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Mike Wilson

Morgan Stanley’s Mike Wilson Recalls His Best Investment—His First

The often-bearish US equity strategist talks about his career year, and why he likes steering clear of the herd.

(Bloomberg Markets) -- You could say that 2022 was Mike Wilson’s year. The 33-year Morgan Stanley veteran predicted the biggest drop in the S&P 500 among his peers, even before the war broke out in Ukraine and when almost every rival US equity strategist was expecting the opposite. But Wilson, who’s also the New York-based company’s chief investment officer, hasn’t been right every year since he became chief US equity strategist in 2017. He spoke with Bloomberg Markets in late October about his career, the cost of being wrong and the importance of taking personal risk. Days later he was early among strategists to forecast a policy pivot by the US Federal Reserve. “If you’re always part of consensus, then it’s really hard to stand out, and it’s also hard to make a lot of money,” says Wilson, 55. “So for whatever reason, we end up in that kind of lonely place, you know, table for one.”

SONALI BASAK: I figured we’d start at the beginning. How did you end up on Wall Street?

MIKE WILSON: My mom was a financial adviser, single-parent family. I learned a lot from her when I was younger. She said, “Pick a stock, you’ll get into it.” I was 13 years old. What do you think I picked in 1980? Nike. Which turned out to be an insane investment. And I can say to this day, I haven’t had an investment that was that good, percentagewise. So, you know, I was hooked, right? Went to college and then got into the business and never looked back.

SB: Did you start as a stock picker?

MW: Nope. I got into the business as an investment banker, which was not that exciting. There’s no market action. For me it was always about the markets. I spent four years in investment banking, and then went back to business school and came back in sales and trading—and spent pretty much 10 to 15 years doing sales and trading. A lot of different roles. I traded, I did sales, content creation, and then that morphed into being the CIO for wealth, which is a big jump. And then I had to learn fixed income, learn all the asset allocation, and then the last five years I’ve been US equity strategist. So, yeah, it’s been a very diverse career. Which is why I’ve stayed in one place, because I’ve been able to do basically 10 different jobs over 30 years.

SB: You got the CIO role in 2012. You said it was a big jump. How did you even make the jump?

MW: You figure it out, you know? I was always self-sufficient, because my mom was always like, “Figure it out.” And I would say Morgan Stanley is kind of a place where they give you a lot of rope, and you figure it out.

SB: You picked your first stock at 13 years old. Did you keep trading? Did that add anything to how you view the markets now?

MW: Well, I’m probably less of a trader because of that. I do believe in kind of setting the course and then letting it play out. But that experience has nothing to do with how I think about markets today. Because today I’m thinking about fixed income, currencies, international markets. That’s what the CIO role forced me to do—think more macro.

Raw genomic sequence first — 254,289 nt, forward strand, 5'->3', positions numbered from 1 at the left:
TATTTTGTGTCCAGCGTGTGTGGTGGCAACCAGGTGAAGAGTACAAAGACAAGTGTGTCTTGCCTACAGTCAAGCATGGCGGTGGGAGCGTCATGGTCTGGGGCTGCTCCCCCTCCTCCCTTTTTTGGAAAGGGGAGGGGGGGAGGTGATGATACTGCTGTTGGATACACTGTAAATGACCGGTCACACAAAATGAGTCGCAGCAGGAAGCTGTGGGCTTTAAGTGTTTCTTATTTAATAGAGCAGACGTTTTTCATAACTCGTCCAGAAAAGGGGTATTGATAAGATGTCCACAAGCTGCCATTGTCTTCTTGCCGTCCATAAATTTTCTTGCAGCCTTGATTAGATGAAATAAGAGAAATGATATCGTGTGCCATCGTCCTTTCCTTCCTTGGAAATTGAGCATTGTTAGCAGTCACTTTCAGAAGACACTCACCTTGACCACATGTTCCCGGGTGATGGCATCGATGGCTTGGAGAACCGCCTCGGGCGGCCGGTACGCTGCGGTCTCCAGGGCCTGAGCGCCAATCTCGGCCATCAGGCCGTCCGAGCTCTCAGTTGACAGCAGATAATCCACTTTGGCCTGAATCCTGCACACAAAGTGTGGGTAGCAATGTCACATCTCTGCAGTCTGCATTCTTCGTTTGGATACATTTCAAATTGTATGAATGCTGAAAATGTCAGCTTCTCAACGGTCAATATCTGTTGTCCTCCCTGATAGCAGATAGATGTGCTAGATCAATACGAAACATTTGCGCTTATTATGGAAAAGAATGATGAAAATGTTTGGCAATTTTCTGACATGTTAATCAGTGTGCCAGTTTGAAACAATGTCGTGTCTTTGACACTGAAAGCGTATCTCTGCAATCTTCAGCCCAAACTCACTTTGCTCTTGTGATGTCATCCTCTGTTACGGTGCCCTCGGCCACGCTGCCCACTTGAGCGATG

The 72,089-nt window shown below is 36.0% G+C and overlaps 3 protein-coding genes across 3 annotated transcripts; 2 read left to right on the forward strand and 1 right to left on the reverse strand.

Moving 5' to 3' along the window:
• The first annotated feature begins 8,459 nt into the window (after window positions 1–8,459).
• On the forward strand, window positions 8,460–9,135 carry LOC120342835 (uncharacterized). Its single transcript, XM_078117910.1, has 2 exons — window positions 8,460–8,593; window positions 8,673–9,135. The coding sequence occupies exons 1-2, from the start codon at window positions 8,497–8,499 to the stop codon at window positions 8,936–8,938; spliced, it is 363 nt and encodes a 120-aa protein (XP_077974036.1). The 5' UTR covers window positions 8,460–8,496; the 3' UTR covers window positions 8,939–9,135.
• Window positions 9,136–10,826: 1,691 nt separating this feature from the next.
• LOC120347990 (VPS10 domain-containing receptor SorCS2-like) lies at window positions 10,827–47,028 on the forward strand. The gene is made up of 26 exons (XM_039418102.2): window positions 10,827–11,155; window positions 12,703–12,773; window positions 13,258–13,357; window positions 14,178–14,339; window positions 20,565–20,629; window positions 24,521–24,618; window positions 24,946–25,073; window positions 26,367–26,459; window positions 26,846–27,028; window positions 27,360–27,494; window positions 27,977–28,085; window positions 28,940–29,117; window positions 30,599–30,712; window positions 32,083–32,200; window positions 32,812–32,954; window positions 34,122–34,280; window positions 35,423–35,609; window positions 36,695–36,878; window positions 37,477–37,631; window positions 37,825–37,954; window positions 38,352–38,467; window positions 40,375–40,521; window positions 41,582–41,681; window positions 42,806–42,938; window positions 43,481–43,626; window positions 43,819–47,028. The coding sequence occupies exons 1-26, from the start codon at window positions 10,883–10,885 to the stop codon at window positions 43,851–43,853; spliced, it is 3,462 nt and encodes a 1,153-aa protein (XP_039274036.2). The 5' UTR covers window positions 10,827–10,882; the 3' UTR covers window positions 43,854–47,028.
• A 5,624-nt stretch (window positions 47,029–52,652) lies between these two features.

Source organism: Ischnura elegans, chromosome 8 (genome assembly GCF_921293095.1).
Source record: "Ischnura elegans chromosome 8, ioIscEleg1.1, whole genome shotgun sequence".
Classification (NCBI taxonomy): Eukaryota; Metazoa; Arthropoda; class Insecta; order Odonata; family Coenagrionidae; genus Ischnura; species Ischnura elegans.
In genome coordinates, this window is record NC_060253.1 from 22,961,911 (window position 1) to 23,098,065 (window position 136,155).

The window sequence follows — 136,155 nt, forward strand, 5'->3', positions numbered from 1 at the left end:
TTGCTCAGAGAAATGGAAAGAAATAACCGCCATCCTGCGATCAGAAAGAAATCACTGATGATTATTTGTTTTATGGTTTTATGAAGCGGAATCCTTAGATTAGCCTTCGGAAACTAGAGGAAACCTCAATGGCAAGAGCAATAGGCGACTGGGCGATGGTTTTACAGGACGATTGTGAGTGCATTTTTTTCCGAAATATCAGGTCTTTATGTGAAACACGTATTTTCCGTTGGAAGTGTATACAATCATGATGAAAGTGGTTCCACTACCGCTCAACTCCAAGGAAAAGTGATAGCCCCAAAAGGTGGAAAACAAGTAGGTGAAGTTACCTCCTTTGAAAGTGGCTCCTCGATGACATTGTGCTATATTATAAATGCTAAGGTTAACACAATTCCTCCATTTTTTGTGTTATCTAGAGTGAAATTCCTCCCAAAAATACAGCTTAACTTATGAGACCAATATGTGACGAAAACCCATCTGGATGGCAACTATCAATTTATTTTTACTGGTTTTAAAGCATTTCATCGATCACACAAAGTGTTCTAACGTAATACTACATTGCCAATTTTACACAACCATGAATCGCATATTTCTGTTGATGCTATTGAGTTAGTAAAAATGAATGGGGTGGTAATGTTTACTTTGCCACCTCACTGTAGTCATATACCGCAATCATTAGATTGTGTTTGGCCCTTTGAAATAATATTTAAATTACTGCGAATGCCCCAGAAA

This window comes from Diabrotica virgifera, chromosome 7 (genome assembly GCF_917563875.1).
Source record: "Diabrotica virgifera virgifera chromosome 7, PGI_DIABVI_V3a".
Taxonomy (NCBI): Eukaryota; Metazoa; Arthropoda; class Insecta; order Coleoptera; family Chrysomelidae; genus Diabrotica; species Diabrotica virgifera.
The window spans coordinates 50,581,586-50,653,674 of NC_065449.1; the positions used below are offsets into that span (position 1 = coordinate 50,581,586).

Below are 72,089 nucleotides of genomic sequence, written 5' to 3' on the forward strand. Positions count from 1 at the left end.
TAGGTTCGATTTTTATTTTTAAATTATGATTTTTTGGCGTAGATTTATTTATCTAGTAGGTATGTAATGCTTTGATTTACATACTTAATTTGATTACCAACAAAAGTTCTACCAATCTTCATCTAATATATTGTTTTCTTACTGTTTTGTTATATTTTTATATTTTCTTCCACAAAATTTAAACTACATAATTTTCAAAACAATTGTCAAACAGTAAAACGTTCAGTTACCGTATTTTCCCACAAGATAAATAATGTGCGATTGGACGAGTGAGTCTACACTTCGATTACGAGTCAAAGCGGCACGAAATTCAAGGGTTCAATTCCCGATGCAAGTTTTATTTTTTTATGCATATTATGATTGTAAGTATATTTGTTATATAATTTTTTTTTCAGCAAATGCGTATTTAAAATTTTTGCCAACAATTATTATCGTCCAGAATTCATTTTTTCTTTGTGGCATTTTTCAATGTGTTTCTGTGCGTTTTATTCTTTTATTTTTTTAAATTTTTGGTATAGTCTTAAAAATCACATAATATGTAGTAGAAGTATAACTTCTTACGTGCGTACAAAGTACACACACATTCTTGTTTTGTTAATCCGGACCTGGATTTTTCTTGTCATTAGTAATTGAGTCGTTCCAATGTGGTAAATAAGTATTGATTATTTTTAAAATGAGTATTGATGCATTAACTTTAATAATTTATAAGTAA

SB : You’ve said that wearing this dual hat, CIO and strategy, as well as having oversight of so much that goes into the wealth management distribution, makes you think differently than a lot of your rivals. How?

MW: I’m basically on the buy side and the sell side. I think most of my competitors on the sell side don’t actually run money. We are running money, we’re allocating to different asset classes, so I think it forces me to be more disciplined around risk-reward [decisions]. As a fiduciary you have to consider not just is there upside or downside, but what’s the probability? I think that gives us more credibility with some clients, because they respect that we’re in the game with them.

SB: It was really in 2017 when you made that big pivot in terms of seeing the bull market potentially eroding. Some years that was correct, some years that fell short. How did you stick with that longer-term macro view even though it took years to play out?

MW: We’ve flip-flopped a bunch in the last five years. One of the things that we take a lot of pride in is we don’t get one way for too long. We get nabbed sometimes as being permabears, even though in ’17 we were viewed as the most bullish on Wall Street. For whatever reason we end up being on one end of the spectrum or at the other, the most bullish or the most bearish. We tend to go to the place where people aren’t, because that’s where the fat pitch is, right? Doesn’t always work—sometimes we’re wrong—but we tend to go to the place where people aren’t.

SB : What’s the cost of being wrong?

MW : Well, in the case of my buy-side job, you lose money. And in the sell-side role, you lose clients’ money, which is also not great. There’s always a cost of being wrong, but I think there’s a cost to always playing it safe, right? As a strategist to buy-side clients, it’s hard to add value if you’re just saying what everybody else is saying. Your clients want you to make them think, even if you’re wrong. They want you to force them to think about what they’re missing, potentially. I don’t think the cost of being wrong in the sell side is as great as it is on the buy side.

SB : How would you rate yourself in terms of how often you’ve been right or wrong?

MW : I would say, like anybody, we get plenty of stuff wrong. So that’s a B, B-plus, because we’re never going to get everything right. No one’s an A-plus. I would say, though, in our process, in our drive to get to the right answer, we’re pretty tenacious, pretty exhaustive. I think that’s why we do well with a lot of clients. They appreciate the process and the thoroughness. There, I give us an A. And then I think where I maybe get a C or C-plus is sometimes we’re so ingrained in our work, and doing all this stuff, that we’re not responding to the specific requests coming out. But it’s a battle every day.

SB : You tend to be a contrarian. What makes you like that?

MW : It’s a very uncomfortable position to be in, you know. It’s not natural, as a human being, to say I want to sit over there in the corner, by myself, and maybe I can become popular again. I think it’s just the way I grew up, being self-sufficient. I kind of kid around. I say, “Table for one,” because when you have a table for one, you have to think for yourself.